The accessories on a modern vehicle’s engine are typically driven by a single belt that wraps around all the pulleys. This is called a serpentine belt. Older vehicles used multiple drive belts called V-belts. Starting in the late 1980s, the serpentine system began replacing the V-belts. Serpentine belts last longer (thus less serpentine belt replacement), require less maintenance (tightening), are easier to service, and reduce the drag on the engine. There are some drawbacks from serpentine belts, however. The main problem with a serpentine system is that when the belt does break, you lose power to all of your engine driven accessories, namely the water pump. With a V-belt system, almost all of the belts help drive the water pump, so you can usually at least limp down the road. If the serpentine belt goes, you are done until you get a new one. This is where preventative maintenance is your friend. You need to know the signs of a bad serpentine belt and the steps for serpentine belt replacement.
Serpentine Belt Failure Warning Signs
There are warning signs for serpentine belt failure beside a catastrophic failure that pitches the belt down the road. Take a few minutes every month to look under the hood for the following signs:
Noise – A worn serpentine belt can start slipping. Because of the design of serpentine systems, slippage should not occur with a good belt. Slipping can cause the belt to break or come off, leaving you stranded. Unlike a V-belt that is slipping, a squealing serpentine belt should usually be replaced. Belt dressing is for V-belts, not serpentines.
Cracks – All serpentine belts have ribs running lengthwise. How many ribs the belt has depends on the width of the belt. If the ribs are cracked or sections are missing, it needs to be replaced right away. Be aware that modern belt materials are less prone to cracking than in the past, so a belt can still be worn out and not crack.
Fraying – All drive belts are similar to tires in construction; they have cords inside them to hold the belt together. As the belt wears down, the cords can start showing, specifically on the edges. Once your belt starts to show the fabric cords, it is time to replace it. Misalignment from bad bearings in your accessories or pulleys can also cause frayed belts.
Peeling – Another issue is when sections of the belt start delaminating from the rest of the belt. This is called peeling. Just like hangnail, little pieces of the flat non-ribbed side can start to flake off. Replace it at once.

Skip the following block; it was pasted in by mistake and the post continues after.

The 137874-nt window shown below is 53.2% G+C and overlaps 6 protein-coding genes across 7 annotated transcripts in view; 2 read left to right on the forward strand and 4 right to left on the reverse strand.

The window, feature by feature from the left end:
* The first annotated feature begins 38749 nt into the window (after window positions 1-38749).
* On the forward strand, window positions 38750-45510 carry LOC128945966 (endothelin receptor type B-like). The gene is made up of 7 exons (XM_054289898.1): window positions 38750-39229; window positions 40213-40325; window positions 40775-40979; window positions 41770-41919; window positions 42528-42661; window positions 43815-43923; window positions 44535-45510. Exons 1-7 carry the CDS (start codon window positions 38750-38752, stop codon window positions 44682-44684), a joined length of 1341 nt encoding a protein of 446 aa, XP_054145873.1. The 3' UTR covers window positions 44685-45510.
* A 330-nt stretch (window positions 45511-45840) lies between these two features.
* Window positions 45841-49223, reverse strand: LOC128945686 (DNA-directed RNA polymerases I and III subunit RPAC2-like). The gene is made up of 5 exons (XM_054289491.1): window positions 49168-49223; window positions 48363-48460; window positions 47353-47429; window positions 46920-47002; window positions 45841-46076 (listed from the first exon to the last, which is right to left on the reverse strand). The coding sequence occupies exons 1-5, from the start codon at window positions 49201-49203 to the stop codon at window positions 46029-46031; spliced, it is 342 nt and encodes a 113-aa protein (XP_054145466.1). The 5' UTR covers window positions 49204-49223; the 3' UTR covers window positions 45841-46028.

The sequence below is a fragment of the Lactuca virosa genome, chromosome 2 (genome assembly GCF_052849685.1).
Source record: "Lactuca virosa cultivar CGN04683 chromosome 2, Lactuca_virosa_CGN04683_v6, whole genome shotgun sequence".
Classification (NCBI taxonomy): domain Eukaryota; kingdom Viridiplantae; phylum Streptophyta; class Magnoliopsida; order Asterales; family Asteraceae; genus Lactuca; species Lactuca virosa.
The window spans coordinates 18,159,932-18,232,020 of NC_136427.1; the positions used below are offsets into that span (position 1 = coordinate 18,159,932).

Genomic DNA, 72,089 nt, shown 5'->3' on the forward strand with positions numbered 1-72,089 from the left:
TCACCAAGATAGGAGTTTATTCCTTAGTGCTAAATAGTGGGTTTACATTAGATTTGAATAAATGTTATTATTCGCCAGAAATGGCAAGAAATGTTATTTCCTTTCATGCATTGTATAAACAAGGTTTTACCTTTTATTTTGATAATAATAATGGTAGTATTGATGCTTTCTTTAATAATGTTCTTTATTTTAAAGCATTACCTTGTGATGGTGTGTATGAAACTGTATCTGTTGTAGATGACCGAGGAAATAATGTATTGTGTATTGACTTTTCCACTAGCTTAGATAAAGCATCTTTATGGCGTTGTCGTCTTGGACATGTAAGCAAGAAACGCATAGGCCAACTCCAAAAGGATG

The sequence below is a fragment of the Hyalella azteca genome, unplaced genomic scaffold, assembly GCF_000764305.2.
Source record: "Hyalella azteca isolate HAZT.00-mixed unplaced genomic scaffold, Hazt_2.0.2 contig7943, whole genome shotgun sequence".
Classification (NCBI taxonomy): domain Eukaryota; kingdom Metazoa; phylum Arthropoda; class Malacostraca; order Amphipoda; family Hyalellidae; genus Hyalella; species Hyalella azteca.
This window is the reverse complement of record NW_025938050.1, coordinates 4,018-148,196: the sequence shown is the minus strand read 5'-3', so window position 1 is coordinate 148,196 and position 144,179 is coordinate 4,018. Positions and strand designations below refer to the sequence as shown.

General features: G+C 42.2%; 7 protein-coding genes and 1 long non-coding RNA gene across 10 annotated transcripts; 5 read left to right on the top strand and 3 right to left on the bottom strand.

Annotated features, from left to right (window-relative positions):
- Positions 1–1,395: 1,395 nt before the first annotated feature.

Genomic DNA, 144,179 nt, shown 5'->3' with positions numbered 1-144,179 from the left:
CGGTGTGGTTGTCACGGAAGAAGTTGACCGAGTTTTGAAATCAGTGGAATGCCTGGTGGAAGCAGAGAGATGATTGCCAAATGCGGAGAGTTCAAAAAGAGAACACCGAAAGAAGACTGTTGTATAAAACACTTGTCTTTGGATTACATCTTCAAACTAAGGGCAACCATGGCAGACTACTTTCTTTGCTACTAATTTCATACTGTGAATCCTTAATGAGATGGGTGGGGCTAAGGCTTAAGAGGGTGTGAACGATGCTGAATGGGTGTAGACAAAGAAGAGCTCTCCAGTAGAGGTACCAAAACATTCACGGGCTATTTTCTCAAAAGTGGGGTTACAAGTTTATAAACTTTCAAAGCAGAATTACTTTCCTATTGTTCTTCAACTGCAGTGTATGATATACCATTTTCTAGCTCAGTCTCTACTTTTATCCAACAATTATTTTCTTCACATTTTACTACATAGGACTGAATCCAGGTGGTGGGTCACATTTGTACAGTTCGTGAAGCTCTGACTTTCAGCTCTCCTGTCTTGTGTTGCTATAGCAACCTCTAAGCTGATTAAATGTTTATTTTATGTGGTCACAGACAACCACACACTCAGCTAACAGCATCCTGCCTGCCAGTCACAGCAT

Glazed – The edges of the belt should be the same color as the rest of the belt. If the edges are shiny, then you likely have an issue with a bearing on one of the accessories or support pulleys. This shows a misalignment in the system that needs to be addressed. Glazing can also be caused by a worn belt or worn out tensioner, allowing the belt to slip.
Oily – If your belt is oily, then you have a leak from one of your accessory components. The belt should replaced, along with the leaky component.
Worn Down – Modern serpentine belts wear down just like a tire loses tread. While the belt may look find, if the rubber belt material has worn down then it can’t grip the pulleys as well as it used to.
If you notice any of the above problems, just change the belt. Serpentine belts are relatively cheap, and typically less expensive than a tow truck ride home.
Know The Parts
Serpentine Belt Replacement
Replacing the belt is not tough, but you need to know the routing before you take it off. Most vehicles have a sticker under the hood with the belt routing. If your sticker is missing or worn, take a picture or search the internet. You must use the factory routing in order for the belt and accessories to work.
All vehicles are different; you may need to remove some components to get to the belt. These may include radiator, fan shroud, and braces. Some vehicles require removal of an engine mount. You should research your vehicle to know the exact procedure.
Once you have the vehicle ready for the new belt, you will need a serpentine belt tool, wrench, or ratchet with the correct socket to release the tensioner. Most vehicles uses spring loaded tensioner that adjusts itself to maintain proper tension on the belt at all times. The wrench is used to pull the tensioner away from the belt so it can come off. Now you can release the tensioner.
There are also vehicle that use one of the engine accessories to tension the serpentine belt. For example, some Toyotas use the alternator as the serpentine belt tensioner. Typically one of the mounting bolts acts as a static tensioner. Simply loosen the mounting bolts until the belt can be removed.
Take the new belt, make sure the ribs are on the inside, and follow the routing. Leave one pulley off.
Once again, use the wrench to remove the tension from the tensioner, and slip the belt over the last pulley. It does not matter what pulley you choose. Release the tensioner. At this point, the belt should be tight and resting in the grooves of every pulley.
Serpentine belt replacement is a simple procedure for most vehicles and you have the satisfaction of knowing you did it yourself.
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A life-long gearhead, Jefferson Bryant spends more time in the shop than anywhere else. His career began in the car audio industry as a shop manager, eventually working his way into a position at Rockford Fosgate as a product designer. In 2003, he began writing tech articles for magazines, and has been working as an automotive journalist ever since. His work has been featured in Car Craft, Hot Rod, Rod & Custom, Truckin’, Mopar Muscle, and many more. Jefferson has also written 4 books and produced countless videos. Jefferson operates Red Dirt Rodz, his personal garage studio, where all of his magazine articles and tech videos are produced.